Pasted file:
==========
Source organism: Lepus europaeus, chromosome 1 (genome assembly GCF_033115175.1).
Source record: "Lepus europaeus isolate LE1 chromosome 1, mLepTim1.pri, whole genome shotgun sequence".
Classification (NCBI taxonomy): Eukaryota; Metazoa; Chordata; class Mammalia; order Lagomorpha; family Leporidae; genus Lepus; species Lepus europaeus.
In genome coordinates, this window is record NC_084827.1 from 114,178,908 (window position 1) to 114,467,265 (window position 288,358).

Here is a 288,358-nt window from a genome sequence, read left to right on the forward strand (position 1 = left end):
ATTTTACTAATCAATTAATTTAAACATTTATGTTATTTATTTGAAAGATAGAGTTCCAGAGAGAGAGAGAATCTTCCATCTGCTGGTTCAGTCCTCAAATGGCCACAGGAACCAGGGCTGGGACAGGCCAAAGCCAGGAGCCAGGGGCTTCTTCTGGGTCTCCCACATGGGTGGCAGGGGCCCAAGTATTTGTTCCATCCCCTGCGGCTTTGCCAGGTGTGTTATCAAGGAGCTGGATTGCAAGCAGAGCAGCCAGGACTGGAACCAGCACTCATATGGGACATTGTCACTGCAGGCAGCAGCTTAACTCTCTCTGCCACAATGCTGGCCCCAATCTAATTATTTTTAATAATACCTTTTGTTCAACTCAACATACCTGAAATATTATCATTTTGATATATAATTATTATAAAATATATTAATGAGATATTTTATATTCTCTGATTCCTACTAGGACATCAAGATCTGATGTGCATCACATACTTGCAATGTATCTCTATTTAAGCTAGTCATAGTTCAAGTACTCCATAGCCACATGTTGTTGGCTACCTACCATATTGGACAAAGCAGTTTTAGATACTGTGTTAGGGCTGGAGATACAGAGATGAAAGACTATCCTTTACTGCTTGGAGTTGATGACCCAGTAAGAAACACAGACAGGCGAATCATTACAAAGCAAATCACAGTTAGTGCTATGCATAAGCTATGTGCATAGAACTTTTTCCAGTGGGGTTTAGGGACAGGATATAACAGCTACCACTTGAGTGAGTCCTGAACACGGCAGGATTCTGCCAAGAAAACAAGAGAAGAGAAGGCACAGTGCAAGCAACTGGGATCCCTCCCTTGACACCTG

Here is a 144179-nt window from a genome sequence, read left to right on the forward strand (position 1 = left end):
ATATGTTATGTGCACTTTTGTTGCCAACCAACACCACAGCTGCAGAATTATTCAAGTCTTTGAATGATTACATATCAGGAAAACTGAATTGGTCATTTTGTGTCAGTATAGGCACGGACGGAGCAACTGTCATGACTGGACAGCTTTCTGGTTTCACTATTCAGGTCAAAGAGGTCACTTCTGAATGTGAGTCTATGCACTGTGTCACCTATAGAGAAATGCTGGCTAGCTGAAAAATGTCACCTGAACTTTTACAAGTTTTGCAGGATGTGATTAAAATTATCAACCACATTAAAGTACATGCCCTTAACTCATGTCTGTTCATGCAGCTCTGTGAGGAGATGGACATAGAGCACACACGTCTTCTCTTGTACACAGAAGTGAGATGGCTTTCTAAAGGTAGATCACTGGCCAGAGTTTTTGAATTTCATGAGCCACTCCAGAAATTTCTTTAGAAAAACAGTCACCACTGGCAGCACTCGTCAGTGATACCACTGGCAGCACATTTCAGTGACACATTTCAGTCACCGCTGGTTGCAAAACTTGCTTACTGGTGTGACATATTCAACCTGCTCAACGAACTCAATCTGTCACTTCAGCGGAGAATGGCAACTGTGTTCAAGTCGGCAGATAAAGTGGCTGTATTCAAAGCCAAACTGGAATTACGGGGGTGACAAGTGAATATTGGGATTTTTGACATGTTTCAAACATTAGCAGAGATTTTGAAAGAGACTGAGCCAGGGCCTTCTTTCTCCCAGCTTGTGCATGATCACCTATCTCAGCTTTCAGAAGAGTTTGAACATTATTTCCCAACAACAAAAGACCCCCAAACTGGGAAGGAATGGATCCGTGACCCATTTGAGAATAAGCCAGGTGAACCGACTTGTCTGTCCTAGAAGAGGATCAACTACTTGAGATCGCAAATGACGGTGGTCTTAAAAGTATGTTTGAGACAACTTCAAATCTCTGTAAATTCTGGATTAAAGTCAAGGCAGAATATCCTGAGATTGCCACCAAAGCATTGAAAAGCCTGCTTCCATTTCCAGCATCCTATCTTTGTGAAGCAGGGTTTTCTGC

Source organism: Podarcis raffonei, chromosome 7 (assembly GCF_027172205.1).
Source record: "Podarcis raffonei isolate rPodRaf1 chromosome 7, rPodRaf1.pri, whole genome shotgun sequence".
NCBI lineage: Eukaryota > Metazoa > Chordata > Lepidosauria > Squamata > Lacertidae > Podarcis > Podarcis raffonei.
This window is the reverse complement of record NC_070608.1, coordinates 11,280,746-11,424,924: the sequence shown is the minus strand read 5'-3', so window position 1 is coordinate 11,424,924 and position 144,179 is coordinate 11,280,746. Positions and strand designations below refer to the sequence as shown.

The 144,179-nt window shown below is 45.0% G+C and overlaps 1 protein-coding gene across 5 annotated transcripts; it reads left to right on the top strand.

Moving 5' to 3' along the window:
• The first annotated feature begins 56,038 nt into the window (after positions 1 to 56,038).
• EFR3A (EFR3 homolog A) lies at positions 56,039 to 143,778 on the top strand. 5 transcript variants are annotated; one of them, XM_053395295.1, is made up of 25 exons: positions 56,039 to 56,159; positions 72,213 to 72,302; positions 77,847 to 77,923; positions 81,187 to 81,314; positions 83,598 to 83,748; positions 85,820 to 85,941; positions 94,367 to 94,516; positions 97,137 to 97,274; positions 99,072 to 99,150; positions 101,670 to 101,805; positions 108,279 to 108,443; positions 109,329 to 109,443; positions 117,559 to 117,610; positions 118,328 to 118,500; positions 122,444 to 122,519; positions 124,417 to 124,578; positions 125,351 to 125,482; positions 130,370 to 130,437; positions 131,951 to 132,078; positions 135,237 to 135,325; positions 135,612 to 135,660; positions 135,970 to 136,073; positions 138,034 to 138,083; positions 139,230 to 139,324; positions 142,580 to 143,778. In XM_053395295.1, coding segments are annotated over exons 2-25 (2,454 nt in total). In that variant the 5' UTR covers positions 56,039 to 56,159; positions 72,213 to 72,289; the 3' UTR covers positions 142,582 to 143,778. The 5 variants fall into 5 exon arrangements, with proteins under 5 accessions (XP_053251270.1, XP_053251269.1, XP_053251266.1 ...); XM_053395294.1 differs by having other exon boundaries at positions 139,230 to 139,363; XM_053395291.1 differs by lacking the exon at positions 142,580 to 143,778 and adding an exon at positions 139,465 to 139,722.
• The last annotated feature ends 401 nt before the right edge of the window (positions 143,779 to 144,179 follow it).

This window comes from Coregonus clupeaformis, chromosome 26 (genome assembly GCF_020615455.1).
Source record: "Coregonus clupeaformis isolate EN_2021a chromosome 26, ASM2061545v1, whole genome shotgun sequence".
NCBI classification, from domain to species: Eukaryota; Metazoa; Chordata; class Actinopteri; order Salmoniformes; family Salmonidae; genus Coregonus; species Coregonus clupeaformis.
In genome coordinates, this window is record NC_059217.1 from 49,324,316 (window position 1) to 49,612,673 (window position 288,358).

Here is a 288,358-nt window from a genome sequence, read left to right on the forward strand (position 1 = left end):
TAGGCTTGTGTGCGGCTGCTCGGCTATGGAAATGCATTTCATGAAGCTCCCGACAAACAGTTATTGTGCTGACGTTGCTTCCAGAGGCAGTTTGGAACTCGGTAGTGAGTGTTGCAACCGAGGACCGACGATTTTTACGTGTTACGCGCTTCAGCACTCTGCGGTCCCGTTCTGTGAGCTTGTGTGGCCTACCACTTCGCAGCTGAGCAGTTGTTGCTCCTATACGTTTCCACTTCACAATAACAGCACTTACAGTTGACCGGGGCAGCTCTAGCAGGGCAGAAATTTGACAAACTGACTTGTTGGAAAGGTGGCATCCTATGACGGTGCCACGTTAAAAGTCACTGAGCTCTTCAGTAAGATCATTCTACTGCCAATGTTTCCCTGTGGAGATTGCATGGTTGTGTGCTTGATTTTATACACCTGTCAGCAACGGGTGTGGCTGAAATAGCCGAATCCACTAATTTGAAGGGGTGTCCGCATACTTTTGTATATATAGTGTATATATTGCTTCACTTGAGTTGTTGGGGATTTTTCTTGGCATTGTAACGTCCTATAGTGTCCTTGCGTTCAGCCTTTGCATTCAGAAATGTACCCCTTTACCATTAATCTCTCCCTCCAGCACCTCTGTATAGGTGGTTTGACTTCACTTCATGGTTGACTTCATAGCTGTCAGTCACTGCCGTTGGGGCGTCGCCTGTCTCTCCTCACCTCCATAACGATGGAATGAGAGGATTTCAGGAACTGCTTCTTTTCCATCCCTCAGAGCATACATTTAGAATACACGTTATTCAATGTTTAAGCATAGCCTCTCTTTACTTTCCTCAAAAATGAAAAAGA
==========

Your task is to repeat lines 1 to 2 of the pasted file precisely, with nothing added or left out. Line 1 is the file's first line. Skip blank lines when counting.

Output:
Source organism: Lepus europaeus, chromosome 1 (genome assembly GCF_033115175.1).
Source record: "Lepus europaeus isolate LE1 chromosome 1, mLepTim1.pri, whole genome shotgun sequence".